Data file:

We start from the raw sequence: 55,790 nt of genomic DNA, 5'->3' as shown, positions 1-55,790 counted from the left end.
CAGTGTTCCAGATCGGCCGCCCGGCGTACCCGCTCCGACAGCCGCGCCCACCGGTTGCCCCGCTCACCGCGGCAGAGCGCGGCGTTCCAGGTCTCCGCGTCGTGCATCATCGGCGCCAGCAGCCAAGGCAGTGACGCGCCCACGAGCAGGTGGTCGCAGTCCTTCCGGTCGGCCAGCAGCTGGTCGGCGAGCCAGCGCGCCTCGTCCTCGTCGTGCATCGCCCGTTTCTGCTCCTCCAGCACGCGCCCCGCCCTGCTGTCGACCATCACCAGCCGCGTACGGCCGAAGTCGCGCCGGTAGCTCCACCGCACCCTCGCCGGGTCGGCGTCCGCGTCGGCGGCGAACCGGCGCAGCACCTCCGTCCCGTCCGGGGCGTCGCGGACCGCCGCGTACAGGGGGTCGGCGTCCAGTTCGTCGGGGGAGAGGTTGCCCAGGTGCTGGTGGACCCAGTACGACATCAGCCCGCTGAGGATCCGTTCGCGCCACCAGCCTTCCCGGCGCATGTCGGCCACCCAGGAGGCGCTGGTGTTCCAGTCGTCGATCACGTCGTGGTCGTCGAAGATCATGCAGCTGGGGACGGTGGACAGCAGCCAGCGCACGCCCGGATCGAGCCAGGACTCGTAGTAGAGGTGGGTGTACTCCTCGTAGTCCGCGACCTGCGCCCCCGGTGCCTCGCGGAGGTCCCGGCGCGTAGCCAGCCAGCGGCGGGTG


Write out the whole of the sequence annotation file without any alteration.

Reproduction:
We start from the raw sequence: 55,790 nt of genomic DNA, 5'->3' as shown, positions 1-55,790 counted from the left end.
CAGTGTTCCAGATCGGCCGCCCGGCGTACCCGCTCCGACAGCCGCGCCCACCGGTTGCCCCGCTCACCGCGGCAGAGCGCGGCGTTCCAGGTCTCCGCGTCGTGCATCATCGGCGCCAGCAGCCAAGGCAGTGACGCGCCCACGAGCAGGTGGTCGCAGTCCTTCCGGTCGGCCAGCAGCTGGTCGGCGAGCCAGCGCGCCTCGTCCTCGTCGTGCATCGCCCGTTTCTGCTCCTCCAGCACGCGCCCCGCCCTGCTGTCGACCATCACCAGCCGCGTACGGCCGAAGTCGCGCCGGTAGCTCCACCGCACCCTCGCCGGGTCGGCGTCCGCGTCGGCGGCGAACCGGCGCAGCACCTCCGTCCCGTCCGGGGCGTCGCGGACCGCCGCGTACAGGGGGTCGGCGTCCAGTTCGTCGGGGGAGAGGTTGCCCAGGTGCTGGTGGACCCAGTACGACATCAGCCCGCTGAGGATCCGTTCGCGCCACCAGCCTTCCCGGCGCATGTCGGCCACCCAGGAGGCGCTGGTGTTCCAGTCGTCGATCACGTCGTGGTCGTCGAAGATCATGCAGCTGGGGACGGTGGACAGCAGCCAGCGCACGCCCGGATCGAGCCAGGACTCGTAGTAGAGGTGGGTGTACTCCTCGTAGTCCGCGACCTGCGCCCCCGGTGCCTCGCGGAGGTCCCGGCGCGTAGCCAGCCAGCGGCGGGTG